Would you like to improve your small talk skills?
Many introverts don’t enjoy talking with people they don’t know well about topics they’re not interested in. They’d rather spend time with someone familiar talking about their passion.
No matter how much you dislike small talk, there are times you’ll have to engage in it. It’s a social custom and a good one in that it allows you and an acquaintance to build trust.
I’ve discovered that many of my own problems with small talk have to do with my thoughts. They’re often self-critical, or my focus is misdirected. Changing the way I think about my interactions with other people quickly and significantly improves my small talk. Changing the way you think about yours will do the same for you.
Try these quick hacks to improve your small talk in seconds.
1. Remember that other people don’t think you sound as bad as you think you do.
As an introvert, you are acutely aware of your thoughts, and you carefully monitor each and every word that comes out of your mouth. So when you make a “mistake,” say something awkward, or have too many pauses in between your thoughts, it pains you and really throws you off.
It’s helpful to remember that the people you talk to aren’t nearly as tuned into what you’re saying as you are. They’re probably thinking about their own thoughts or something else more than their judging you for what you’re saying. People are distractible and may be thinking about responsibilities, who they’ll talk to next, or what’s going on around them.
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2. Tell yourself something positive.
Paul Tripp says, “No one is more influential in your life than you are, because no one talks to you more than you do.” What are you telling yourself?
We all have a mental track playing in our head, and it’s either telling us something positive or negative about our social skills and small talk. For those of us who lack confidence in our small talk abilities, we’re probably telling ourselves something discouraging such as, “You’re so awkward! You can never think of what to say. Who would want to talk to you?!”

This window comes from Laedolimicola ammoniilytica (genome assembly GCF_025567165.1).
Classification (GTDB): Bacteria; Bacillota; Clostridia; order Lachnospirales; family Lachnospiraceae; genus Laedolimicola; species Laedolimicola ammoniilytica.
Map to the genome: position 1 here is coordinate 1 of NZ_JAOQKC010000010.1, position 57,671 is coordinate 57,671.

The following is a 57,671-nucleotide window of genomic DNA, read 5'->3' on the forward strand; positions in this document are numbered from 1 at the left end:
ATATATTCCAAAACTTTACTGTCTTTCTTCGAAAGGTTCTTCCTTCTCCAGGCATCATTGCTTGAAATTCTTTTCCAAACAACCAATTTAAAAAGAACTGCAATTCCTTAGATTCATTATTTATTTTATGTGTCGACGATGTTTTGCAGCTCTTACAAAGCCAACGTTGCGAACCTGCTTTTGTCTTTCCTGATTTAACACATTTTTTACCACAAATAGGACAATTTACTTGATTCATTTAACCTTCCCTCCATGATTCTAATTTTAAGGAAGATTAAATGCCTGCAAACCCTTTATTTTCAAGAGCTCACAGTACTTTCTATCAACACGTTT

Don’t allow the negative track to play anymore. Replace them with something positive and truthful such as, “I’m an enjoyable person to talk to with good things to share, and I’m getting better at off-the-cuff conversations.”
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3. Shift your focus to finding common ground.
When you talk to someone for the first time, strive to find what you have in common with him. This is one of the tips John Maxwell shares in his book Winning with People.
You and every other human being have at least one thing in common, even if it’s just the fact that two of you are both homo sapiens breathing oxygen. When you’re talking to someone new, try to identify and discuss…
- Mutual contacts
- Sport or activities you both enjoy
- Shared problems and pain points
- Common memories (e.g. You both went to high school in the 90s…)
- Exciting ideas (e.g. Talk about what could be or something you’re both looking forward to…)
4. Choose to evaluate yourself over time – not just in the minute.
Instead of letting introspection go bad and mentally beating yourself up during a conversation, evaluate yourself over time. Compare your social interactions from a month ago with yours tonight instead of trying to evaluate tonight’s interactions in isolation. Look for evidence of growth rather than expecting instant perfection. You may want to track…
- How comfortable you feel talking to new people
- How quick you are to get a conversation going
- Whether or not you can move on after an awkward moment
- How many conversations you initiated
5. Give yourself the freedom to fail.
You don’t have to be perfect, and you’re not going to be. We put a lot of pressure on ourselves to relate smoothly to others, but our social exchanges never happen quite the way we want them to. We say something we think is stupid or forget to say something we wanted to say. Maybe we freeze up altogether and embarrass ourselves. Decided to give yourself some grace, and choose to relate to other people despite how you feel.
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I listened to a Pro Blogger podcast with Darren Rowse last night. He was saying that he hates meeting new people and that doing so scares him to death. At a conference he once attended, a speaker asked him and all the other people listening to turn and talk to their neighbors. Even though Darren didn’t want to, he forced himself to talk to the stranger beside him, and he was so glad that he did. In his words, “Sparks flew,” and the person he talked to ended up becoming a business partner.
You never know what might happen if you put yourself out there and talk, so give yourself the freedom to make mistakes.